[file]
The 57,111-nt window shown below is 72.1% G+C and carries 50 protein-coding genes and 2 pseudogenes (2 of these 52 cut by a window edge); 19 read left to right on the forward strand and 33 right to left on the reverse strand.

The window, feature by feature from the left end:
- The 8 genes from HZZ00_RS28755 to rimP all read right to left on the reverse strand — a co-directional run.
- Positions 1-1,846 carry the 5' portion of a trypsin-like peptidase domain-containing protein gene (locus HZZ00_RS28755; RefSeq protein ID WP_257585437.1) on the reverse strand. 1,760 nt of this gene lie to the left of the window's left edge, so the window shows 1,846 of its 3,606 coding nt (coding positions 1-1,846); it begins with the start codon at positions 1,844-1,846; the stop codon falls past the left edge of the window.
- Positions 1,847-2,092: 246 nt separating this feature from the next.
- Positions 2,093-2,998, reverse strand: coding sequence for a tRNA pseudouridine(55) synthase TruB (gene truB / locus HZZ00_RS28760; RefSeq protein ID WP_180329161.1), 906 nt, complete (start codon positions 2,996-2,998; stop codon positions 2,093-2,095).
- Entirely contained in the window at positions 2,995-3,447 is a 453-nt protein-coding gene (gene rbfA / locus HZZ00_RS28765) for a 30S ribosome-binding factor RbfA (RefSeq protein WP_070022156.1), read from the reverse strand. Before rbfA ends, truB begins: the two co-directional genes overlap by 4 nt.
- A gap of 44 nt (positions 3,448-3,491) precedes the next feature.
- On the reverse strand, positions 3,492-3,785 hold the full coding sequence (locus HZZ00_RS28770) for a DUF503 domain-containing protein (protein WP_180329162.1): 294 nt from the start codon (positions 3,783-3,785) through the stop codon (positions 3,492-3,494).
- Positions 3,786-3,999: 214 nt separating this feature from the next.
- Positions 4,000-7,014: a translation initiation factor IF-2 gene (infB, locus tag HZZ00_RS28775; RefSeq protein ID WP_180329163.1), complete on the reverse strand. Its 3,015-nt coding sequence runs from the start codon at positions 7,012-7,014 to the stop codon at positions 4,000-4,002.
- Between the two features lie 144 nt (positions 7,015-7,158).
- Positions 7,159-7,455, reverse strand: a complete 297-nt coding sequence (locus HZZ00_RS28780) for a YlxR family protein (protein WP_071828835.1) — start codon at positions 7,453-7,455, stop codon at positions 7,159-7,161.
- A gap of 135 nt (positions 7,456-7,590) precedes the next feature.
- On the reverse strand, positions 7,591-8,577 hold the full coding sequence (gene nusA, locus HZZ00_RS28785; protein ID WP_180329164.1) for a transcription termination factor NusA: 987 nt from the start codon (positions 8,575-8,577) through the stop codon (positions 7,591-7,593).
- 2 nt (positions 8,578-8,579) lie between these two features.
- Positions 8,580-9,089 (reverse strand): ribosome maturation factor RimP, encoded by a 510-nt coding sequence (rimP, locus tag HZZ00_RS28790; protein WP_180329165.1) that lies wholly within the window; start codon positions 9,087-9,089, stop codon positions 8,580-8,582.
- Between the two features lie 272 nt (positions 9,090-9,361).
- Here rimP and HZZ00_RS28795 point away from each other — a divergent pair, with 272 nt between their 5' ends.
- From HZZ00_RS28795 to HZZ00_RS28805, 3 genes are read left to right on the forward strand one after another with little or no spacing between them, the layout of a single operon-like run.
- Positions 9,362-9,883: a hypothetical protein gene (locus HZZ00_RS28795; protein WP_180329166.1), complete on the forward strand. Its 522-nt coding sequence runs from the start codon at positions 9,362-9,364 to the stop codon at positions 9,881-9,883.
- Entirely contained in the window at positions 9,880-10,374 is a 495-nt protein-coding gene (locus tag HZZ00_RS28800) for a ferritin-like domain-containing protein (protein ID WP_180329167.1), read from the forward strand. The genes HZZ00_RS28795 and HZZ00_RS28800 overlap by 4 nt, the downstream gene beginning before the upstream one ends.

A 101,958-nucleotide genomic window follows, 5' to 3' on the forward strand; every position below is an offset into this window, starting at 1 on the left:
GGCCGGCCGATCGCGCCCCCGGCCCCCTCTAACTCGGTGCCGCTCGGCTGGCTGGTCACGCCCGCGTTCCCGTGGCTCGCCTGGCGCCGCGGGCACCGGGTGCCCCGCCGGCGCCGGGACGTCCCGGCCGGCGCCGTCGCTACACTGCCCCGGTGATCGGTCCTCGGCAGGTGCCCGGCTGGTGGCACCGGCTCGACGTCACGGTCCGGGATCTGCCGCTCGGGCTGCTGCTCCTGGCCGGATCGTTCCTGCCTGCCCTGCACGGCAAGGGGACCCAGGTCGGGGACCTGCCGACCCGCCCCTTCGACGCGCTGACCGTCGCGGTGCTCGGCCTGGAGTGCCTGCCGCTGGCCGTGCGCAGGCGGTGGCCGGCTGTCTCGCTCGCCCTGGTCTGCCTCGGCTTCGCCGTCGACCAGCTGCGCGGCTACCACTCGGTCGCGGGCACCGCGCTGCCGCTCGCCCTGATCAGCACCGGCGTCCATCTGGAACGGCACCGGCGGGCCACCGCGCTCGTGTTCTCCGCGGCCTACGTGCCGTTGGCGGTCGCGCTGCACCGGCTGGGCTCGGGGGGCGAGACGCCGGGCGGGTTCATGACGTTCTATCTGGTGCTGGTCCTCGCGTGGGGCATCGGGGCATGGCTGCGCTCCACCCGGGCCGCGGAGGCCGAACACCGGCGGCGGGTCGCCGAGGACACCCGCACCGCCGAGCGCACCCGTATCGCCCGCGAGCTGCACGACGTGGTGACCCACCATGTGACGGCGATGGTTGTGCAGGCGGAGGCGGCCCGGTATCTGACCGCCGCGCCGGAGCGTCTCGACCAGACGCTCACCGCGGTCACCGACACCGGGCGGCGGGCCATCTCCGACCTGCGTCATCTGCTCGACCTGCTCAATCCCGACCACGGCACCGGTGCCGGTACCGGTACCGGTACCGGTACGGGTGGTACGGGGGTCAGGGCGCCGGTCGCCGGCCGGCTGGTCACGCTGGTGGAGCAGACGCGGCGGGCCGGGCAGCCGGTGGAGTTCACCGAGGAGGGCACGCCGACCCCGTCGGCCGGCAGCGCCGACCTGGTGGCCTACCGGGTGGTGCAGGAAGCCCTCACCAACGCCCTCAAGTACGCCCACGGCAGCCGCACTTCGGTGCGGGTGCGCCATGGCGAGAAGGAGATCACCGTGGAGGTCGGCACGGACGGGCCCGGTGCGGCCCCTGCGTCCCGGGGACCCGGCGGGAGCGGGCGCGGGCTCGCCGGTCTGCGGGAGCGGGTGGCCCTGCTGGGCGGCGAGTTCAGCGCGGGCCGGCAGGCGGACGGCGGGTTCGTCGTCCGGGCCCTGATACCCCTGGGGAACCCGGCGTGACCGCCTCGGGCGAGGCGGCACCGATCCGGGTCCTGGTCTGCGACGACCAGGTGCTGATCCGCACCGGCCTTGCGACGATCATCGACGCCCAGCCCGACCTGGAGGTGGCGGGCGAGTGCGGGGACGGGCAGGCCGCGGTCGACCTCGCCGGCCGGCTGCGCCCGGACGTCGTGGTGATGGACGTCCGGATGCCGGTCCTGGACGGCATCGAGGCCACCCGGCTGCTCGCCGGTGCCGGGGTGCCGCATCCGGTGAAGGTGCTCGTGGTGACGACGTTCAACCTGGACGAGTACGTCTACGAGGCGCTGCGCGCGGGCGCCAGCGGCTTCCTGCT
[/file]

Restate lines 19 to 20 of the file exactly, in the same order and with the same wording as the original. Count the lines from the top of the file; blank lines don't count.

- Here rimP and HZZ00_RS28795 point away from each other — a divergent pair, with 272 nt between their 5' ends.
- From HZZ00_RS28795 to HZZ00_RS28805, 3 genes are read left to right on the forward strand one after another with little or no spacing between them, the layout of a single operon-like run.